Albeit not part of the selection of homes BG Sofia, there are several public buildings worth mentioning from the first years of independence. The Military Club is a Neo-Renaissance building with the typical symmetry and rectangular decorative elements of that architectural style. Another non-homes BG Sofia building is The National Theatre - a neoclassical architectural symbol of Sofia inaugurated in 1907. The National Gallery for Foreign Art is another non-homes BG Sofia building that was finished in 1884 in the neoclassical style.
Alexander Nevsky Cathedral was built in 1912, and it caused debate for the supposed lack of harmony between its main dome and the bell tower. At times there was even a serious discussion about removing the tower, but it quickly became the undisputed symbol of the city and one of the prime examples of Neo-Byzantine architecture. Today it is surrounded by many coveted homes BG Sofia.
The Vienna Secession style influenced much of the homes BG Sofia architecture at the beginning of the 20th century. Floral motifs, dynamic roofs, and the typical whiplash decorations can still be seen around many homes BG Sofia. Bulgarian architects started emerging with multiple homes BG Sofia projects. Some local homes BG Sofia architects even introduced modernism to Sofia.
After the Balkan wars and World War I the construction of homes BG Sofia received significant financial resources thanks to the stable economic upsurge. Public buildings like the Bulgarian National Bank were also completed in the late 1930s
The personality cult during Communism can be seen in Stalinist architecture even though this style was foreign to the urban fabric of Sofia for both homes BG Sofia and public buildings well until the 1950s. The Largo is one example of non-homes BG Sofia Stalinist architecture that drew direct influence from the architecture of the USSR. The large central tower is topped by a long spire, which is an element Stalin fancied himself.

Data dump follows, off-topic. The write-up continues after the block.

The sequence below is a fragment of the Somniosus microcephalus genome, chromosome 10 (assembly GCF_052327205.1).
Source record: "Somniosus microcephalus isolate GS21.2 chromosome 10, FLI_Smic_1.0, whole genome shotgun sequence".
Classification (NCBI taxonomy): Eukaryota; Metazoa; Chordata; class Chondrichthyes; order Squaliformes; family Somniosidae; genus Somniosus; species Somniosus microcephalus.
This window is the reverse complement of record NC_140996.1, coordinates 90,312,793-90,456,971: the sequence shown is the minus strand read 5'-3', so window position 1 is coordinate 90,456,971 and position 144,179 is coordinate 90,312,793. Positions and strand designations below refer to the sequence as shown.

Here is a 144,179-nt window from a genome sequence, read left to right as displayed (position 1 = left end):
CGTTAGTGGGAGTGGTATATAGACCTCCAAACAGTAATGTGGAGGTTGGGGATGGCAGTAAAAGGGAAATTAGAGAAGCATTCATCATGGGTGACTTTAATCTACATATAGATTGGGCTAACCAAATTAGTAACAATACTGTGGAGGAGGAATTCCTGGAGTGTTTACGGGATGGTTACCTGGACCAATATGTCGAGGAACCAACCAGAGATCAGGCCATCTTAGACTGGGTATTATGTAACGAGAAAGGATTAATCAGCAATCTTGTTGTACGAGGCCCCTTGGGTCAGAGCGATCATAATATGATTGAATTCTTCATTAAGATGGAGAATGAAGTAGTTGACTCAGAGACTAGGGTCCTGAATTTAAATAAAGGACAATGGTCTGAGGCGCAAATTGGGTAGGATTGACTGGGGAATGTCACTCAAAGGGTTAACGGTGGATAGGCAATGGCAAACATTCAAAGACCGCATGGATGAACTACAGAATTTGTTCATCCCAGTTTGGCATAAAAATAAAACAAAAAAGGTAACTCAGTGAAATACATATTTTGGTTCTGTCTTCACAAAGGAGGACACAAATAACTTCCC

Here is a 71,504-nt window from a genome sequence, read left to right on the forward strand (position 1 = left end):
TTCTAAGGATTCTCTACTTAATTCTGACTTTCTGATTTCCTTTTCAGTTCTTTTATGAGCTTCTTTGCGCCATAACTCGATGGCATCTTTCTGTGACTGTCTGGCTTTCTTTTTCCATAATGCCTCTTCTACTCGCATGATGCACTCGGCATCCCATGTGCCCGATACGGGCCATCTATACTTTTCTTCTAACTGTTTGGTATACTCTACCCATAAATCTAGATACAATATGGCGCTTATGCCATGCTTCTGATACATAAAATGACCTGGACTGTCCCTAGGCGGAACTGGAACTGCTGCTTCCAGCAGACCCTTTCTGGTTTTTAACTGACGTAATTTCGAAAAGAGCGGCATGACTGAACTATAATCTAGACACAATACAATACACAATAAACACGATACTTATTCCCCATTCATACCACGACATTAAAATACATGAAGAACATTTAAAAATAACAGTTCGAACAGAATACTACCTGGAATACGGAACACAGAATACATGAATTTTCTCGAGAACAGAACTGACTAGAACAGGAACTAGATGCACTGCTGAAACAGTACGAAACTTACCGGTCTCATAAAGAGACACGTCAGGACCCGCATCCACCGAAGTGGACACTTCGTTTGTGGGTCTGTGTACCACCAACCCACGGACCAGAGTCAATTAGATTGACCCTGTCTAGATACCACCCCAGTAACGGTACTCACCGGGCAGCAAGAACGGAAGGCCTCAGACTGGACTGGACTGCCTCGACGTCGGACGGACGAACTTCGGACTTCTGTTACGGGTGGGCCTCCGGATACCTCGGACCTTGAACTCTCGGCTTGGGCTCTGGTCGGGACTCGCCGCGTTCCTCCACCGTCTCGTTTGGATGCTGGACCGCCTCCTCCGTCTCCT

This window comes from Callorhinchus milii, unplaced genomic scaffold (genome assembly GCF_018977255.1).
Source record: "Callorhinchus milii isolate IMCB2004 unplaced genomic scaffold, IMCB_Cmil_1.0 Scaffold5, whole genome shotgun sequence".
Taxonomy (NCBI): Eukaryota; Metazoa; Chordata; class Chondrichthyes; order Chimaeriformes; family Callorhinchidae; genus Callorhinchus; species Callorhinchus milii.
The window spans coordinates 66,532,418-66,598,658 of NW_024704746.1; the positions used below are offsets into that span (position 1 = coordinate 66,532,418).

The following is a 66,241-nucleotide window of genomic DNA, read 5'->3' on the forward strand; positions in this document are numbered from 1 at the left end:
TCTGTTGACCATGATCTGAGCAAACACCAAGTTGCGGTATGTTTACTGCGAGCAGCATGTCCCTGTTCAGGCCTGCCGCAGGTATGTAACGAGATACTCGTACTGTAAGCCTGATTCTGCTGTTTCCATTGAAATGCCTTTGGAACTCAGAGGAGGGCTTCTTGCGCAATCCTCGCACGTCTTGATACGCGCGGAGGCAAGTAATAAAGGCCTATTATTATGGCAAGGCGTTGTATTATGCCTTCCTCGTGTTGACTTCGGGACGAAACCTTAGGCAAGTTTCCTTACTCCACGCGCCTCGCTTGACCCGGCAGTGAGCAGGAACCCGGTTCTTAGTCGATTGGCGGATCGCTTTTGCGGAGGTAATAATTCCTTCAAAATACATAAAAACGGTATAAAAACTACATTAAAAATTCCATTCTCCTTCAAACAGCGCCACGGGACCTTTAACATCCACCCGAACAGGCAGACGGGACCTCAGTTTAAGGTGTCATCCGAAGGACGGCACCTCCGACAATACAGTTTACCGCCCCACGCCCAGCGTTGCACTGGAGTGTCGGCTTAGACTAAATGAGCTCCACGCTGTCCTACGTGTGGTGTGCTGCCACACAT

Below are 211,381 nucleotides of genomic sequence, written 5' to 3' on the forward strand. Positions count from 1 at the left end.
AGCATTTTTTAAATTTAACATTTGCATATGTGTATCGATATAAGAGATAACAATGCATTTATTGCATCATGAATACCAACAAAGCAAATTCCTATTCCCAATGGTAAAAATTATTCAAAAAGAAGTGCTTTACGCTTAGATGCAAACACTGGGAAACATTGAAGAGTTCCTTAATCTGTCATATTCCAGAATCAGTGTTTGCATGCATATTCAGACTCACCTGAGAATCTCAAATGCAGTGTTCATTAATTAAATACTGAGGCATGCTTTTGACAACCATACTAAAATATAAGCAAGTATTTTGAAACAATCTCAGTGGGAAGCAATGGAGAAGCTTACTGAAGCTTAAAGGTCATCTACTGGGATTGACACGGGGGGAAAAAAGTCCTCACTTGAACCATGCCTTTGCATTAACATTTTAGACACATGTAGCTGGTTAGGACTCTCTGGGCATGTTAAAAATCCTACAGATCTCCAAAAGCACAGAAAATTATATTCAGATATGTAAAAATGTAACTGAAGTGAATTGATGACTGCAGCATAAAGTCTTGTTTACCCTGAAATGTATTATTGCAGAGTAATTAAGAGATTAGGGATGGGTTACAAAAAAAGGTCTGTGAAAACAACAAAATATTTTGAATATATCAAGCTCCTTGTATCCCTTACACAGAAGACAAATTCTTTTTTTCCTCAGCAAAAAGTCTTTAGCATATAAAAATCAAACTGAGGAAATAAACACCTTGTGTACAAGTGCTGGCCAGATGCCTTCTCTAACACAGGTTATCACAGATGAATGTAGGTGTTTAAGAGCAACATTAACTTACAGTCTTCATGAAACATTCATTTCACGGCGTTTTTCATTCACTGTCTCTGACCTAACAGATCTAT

Partly to solve the consistent shortage of homes BG Sofia, and partly to build up cities and emphasize collectivism, in the 1970s the government started building large pre-fabricated panel homes BG Sofia. Despite the current grim state of some of those homes BG Sofia initially they were preferred. Most of those homes BG Sofia featured amenities like central heating and hot water. Urban spaces near such homes BG Sofia had many monuments and most are available to see today.
The first modern urban plan for homes BG Sofia featured an urban layout that followed the Vienna example of rectangular street planning oriented by the ĺast-west and north-south axes.
In the most recent period of its development after the democratic changes in Bulgaria homes BG Sofia are marked by variety and experimental flair driven by the ambitions of contemporary local architects. The outlook of homes BG Sofia has been modernized to a considerable extent, and a number of beautiful homes BG Sofia in the historic center of the city have been restored. Gradually a more sensible attitude towards older homes BG Sofia through a ‘post-modern’ accommodation in new structures built of glass has been gaining ground.